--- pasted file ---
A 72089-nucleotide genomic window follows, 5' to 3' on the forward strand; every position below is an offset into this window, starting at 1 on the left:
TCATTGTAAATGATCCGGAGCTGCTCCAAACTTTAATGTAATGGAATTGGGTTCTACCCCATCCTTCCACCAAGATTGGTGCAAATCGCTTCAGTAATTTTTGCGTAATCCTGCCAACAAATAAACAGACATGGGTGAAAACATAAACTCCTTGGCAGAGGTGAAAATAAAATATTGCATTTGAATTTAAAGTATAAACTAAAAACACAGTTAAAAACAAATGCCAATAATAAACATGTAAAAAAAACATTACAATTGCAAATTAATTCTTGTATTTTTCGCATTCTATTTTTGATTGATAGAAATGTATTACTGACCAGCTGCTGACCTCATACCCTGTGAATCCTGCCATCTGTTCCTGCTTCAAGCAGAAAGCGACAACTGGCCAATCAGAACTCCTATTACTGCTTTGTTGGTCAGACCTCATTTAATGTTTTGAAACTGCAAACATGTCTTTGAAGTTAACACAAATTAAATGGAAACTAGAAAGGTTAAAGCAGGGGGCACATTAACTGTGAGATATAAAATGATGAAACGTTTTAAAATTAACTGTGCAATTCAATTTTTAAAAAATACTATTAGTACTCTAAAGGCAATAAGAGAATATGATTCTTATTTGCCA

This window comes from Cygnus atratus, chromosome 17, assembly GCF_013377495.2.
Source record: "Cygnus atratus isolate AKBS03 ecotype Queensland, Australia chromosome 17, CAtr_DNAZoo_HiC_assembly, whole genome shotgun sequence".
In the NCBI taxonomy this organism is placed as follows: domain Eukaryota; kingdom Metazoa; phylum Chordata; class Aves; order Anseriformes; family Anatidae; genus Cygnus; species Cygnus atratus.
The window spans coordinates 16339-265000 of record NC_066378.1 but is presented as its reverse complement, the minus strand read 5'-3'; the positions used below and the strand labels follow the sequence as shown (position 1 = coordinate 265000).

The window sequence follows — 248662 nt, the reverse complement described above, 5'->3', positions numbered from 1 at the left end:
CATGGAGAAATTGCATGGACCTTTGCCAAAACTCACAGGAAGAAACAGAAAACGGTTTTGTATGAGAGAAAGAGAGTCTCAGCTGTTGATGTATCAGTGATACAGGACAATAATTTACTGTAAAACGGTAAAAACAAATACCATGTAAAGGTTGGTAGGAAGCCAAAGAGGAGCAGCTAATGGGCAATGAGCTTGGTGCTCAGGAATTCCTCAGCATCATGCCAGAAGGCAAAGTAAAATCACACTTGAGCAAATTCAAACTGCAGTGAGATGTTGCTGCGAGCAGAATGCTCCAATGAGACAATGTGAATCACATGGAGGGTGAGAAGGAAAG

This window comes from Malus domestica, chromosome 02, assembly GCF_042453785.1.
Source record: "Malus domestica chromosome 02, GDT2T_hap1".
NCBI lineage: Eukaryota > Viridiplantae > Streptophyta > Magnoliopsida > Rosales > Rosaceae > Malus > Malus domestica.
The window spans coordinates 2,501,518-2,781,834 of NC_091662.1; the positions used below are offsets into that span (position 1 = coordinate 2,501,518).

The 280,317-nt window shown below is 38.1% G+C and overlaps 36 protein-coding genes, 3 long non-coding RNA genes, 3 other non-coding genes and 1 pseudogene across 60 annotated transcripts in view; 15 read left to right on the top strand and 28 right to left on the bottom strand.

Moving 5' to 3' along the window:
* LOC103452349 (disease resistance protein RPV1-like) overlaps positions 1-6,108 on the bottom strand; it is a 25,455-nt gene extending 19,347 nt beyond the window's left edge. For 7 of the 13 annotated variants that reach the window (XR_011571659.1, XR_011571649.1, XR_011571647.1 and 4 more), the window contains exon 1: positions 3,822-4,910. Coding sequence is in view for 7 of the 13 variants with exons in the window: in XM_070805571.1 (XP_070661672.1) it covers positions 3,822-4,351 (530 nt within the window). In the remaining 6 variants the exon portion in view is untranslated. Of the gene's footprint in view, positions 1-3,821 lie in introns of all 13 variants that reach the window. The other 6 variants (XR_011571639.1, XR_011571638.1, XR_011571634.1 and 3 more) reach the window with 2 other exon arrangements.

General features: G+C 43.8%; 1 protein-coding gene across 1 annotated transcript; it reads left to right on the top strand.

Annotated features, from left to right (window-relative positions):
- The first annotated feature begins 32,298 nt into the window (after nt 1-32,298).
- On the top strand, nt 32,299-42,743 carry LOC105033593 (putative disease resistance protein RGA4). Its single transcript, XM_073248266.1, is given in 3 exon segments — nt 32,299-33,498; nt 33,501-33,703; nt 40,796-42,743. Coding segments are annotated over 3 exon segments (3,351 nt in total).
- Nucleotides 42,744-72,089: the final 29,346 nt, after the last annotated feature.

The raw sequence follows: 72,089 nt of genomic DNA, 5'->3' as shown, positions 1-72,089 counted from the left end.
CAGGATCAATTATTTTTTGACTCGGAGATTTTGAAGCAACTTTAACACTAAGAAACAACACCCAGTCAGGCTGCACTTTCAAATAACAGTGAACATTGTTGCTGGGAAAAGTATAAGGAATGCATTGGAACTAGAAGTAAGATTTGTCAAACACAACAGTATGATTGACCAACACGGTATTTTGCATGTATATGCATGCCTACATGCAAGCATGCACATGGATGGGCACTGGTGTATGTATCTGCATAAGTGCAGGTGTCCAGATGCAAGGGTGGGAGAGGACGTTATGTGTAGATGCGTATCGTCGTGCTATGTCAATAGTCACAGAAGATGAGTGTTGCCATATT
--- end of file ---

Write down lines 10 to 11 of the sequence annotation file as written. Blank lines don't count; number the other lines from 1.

Source record: "Malus domestica chromosome 02, GDT2T_hap1".
NCBI lineage: Eukaryota > Viridiplantae > Streptophyta > Magnoliopsida > Rosales > Rosaceae > Malus > Malus domestica.